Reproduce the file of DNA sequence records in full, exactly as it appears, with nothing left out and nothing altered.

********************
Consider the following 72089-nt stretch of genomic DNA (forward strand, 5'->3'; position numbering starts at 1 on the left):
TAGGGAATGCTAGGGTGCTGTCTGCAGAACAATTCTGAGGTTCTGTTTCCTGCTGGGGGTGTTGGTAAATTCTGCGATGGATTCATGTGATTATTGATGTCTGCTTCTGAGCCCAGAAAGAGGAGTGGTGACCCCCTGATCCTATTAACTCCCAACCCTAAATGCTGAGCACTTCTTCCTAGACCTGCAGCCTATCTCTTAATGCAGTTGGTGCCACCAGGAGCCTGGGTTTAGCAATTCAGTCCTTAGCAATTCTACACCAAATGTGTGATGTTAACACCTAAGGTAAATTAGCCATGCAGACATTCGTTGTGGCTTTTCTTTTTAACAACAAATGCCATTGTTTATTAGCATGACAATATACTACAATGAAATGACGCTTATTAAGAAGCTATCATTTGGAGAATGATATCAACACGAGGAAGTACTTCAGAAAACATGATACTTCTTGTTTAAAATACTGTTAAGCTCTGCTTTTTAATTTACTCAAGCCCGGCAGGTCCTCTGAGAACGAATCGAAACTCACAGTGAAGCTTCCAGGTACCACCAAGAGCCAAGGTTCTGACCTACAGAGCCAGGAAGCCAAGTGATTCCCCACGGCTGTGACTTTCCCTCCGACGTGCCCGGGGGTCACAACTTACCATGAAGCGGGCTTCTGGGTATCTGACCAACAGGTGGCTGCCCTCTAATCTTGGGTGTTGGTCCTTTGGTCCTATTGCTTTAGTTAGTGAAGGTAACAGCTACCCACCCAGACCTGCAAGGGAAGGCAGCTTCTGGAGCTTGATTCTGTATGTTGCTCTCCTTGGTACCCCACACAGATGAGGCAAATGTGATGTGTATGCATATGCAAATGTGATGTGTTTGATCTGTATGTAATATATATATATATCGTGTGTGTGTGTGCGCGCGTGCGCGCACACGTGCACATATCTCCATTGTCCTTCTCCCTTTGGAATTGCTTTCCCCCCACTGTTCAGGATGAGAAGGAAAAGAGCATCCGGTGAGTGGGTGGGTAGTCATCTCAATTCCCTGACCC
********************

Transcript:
Consider the following 72089-nt stretch of genomic DNA (forward strand, 5'->3'; position numbering starts at 1 on the left):
TAGGGAATGCTAGGGTGCTGTCTGCAGAACAATTCTGAGGTTCTGTTTCCTGCTGGGGGTGTTGGTAAATTCTGCGATGGATTCATGTGATTATTGATGTCTGCTTCTGAGCCCAGAAAGAGGAGTGGTGACCCCCTGATCCTATTAACTCCCAACCCTAAATGCTGAGCACTTCTTCCTAGACCTGCAGCCTATCTCTTAATGCAGTTGGTGCCACCAGGAGCCTGGGTTTAGCAATTCAGTCCTTAGCAATTCTACACCAAATGTGTGATGTTAACACCTAAGGTAAATTAGCCATGCAGACATTCGTTGTGGCTTTTCTTTTTAACAACAAATGCCATTGTTTATTAGCATGACAATATACTACAATGAAATGACGCTTATTAAGAAGCTATCATTTGGAGAATGATATCAACACGAGGAAGTACTTCAGAAAACATGATACTTCTTGTTTAAAATACTGTTAAGCTCTGCTTTTTAATTTACTCAAGCCCGGCAGGTCCTCTGAGAACGAATCGAAACTCACAGTGAAGCTTCCAGGTACCACCAAGAGCCAAGGTTCTGACCTACAGAGCCAGGAAGCCAAGTGATTCCCCACGGCTGTGACTTTCCCTCCGACGTGCCCGGGGGTCACAACTTACCATGAAGCGGGCTTCTGGGTATCTGACCAACAGGTGGCTGCCCTCTAATCTTGGGTGTTGGTCCTTTGGTCCTATTGCTTTAGTTAGTGAAGGTAACAGCTACCCACCCAGACCTGCAAGGGAAGGCAGCTTCTGGAGCTTGATTCTGTATGTTGCTCTCCTTGGTACCCCACACAGATGAGGCAAATGTGATGTGTATGCATATGCAAATGTGATGTGTTTGATCTGTATGTAATATATATATATATCGTGTGTGTGTGTGCGCGCGTGCGCGCACACGTGCACATATCTCCATTGTCCTTCTCCCTTTGGAATTGCTTTCCCCCCACTGTTCAGGATGAGAAGGAAAAGAGCATCCGGTGAGTGGGTGGGTAGTCATCTCAATTCCCTGACCC